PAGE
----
The Concept Of Ideal Theory Essay
John Rawls, within his novel “Justice as Fairness”, presents the concept of ideal theory, one that will come to be contested by many scholars throughout history. Ideal theory is the ultimate state of what a society should strive for. These principles are formulated using an idealized reasoner, someone who can step back and ratify the injustices of society. Charles Mills, a twentieth-century philosopher, criticizes the claims Rawls makes under the rubric of ideal theory. Charles Mills contends that ideal theory “is really an ideology, a distortional complex of ideas, values, norms, and beliefs that reflect the nonrepresentative interests and experiences of a small minority of the national population–middle-to-upper-class white males– who are hugely over-represented in the professional philosophical population” He boils Rawls’s argument down to ideology, rather than concrete application. “What distinguishes ideal theory is the reliance on idealization to the exclusion, or at least marginalization, of the actual…ideal theory either tacitly represents the actual as a simple deviation from the ideal, not worth theorizing in its own right, or claims that starting from the ideal is at least the best way of realizing it.” This essay serves to defend Rawls against the criticisms of Mills through an analysis of his theory.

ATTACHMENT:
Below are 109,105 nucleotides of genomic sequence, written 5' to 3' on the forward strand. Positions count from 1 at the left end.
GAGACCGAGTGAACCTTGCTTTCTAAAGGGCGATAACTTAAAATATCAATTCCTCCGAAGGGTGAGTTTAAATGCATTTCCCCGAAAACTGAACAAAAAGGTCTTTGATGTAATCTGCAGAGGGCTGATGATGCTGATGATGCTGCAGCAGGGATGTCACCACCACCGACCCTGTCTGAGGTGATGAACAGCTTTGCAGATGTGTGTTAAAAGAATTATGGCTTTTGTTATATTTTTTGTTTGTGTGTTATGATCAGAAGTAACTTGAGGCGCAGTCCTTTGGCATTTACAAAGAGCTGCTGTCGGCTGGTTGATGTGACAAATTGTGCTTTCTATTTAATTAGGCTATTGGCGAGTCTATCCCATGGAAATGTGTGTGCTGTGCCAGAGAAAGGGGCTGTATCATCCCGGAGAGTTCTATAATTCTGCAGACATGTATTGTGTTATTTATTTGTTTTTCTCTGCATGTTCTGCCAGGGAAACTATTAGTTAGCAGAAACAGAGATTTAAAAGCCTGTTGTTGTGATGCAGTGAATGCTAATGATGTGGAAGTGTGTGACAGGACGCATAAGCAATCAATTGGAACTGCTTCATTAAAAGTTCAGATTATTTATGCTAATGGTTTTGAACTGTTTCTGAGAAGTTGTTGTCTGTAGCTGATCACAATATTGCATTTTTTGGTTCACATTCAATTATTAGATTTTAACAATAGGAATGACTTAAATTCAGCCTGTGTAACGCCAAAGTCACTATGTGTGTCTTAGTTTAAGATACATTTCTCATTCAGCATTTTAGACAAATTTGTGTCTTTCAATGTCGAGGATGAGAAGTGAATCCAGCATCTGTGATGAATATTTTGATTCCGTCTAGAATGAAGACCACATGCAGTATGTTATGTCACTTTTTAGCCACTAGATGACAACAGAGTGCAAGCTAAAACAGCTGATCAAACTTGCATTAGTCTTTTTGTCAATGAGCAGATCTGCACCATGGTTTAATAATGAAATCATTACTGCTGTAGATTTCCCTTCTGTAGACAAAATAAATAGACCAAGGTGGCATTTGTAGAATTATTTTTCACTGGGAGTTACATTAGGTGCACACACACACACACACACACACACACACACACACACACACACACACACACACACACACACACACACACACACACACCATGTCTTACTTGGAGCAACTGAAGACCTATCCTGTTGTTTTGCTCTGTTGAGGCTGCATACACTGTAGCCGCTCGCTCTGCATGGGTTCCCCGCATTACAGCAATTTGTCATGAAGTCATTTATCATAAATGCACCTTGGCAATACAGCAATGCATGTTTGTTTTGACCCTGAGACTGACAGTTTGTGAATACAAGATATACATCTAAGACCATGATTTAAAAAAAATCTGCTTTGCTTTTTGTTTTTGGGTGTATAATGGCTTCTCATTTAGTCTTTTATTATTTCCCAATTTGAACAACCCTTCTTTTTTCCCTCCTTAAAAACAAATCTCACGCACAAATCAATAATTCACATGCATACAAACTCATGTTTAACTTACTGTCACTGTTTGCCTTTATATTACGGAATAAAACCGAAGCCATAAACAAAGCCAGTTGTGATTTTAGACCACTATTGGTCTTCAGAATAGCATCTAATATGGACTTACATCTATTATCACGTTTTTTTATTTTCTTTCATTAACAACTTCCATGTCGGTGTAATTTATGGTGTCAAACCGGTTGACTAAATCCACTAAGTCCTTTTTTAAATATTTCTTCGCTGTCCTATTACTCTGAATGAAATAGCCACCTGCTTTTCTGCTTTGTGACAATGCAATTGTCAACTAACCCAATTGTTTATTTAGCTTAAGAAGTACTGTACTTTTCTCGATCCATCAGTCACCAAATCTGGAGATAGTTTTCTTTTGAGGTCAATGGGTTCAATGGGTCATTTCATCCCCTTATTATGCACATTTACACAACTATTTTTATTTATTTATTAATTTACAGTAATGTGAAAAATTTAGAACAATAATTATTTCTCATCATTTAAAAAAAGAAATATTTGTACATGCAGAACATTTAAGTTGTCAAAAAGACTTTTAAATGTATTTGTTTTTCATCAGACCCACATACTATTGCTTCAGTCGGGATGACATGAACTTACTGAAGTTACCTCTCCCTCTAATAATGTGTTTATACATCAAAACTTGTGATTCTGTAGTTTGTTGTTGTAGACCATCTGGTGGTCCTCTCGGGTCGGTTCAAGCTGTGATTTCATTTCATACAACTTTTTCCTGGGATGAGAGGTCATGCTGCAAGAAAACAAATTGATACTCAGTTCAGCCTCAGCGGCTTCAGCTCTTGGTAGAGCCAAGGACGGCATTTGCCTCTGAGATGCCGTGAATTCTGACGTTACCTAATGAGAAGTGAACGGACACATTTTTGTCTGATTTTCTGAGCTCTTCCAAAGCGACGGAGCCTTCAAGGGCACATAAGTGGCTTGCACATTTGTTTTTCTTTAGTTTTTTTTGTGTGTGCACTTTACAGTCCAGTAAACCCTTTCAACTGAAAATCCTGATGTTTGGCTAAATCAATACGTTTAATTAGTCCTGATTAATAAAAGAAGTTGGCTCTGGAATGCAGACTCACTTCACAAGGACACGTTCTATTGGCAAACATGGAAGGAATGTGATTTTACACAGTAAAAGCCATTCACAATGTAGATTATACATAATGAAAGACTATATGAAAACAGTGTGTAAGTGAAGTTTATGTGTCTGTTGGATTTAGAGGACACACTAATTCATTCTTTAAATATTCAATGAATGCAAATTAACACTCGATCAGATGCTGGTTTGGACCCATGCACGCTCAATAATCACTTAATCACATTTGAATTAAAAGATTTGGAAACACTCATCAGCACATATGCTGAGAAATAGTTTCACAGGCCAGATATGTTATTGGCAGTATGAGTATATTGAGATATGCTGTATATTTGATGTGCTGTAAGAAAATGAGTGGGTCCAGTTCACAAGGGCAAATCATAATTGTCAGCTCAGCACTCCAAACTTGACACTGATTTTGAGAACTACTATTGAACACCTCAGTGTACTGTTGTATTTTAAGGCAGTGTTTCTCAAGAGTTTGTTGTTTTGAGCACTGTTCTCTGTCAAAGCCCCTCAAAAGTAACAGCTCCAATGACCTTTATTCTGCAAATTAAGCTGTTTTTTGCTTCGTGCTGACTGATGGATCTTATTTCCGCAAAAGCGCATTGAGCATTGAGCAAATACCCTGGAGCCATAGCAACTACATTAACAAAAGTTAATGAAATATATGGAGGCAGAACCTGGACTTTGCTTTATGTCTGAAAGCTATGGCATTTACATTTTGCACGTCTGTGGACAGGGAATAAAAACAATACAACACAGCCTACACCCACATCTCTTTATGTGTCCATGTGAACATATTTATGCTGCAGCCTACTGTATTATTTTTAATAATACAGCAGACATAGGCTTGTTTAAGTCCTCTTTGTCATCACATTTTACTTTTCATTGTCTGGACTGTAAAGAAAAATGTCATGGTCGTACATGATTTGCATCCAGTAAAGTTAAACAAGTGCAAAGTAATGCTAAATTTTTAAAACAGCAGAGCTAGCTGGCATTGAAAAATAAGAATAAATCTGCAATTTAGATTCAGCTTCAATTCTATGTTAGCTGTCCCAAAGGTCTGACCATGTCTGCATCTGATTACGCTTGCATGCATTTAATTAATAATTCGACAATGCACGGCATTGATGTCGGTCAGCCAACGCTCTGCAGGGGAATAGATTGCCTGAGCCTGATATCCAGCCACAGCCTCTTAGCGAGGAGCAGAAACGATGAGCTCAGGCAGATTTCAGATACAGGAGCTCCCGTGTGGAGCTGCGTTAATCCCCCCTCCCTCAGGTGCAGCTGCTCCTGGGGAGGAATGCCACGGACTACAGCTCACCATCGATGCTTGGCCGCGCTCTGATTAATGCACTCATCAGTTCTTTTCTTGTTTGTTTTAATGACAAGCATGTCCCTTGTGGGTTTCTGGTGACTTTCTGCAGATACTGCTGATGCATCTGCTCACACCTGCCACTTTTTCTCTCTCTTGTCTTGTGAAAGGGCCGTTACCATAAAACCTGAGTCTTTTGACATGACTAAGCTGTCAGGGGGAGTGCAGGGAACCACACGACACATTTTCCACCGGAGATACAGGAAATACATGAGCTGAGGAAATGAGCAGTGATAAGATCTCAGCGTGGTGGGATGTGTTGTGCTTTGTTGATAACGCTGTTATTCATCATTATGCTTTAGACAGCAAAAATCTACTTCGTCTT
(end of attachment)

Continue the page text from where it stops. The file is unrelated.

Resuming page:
Ideal Theory Overview:
John Rawls, within Justice as Fairness, describes ideal theory as both ideal, and strict compliance theory. Ideal theory in…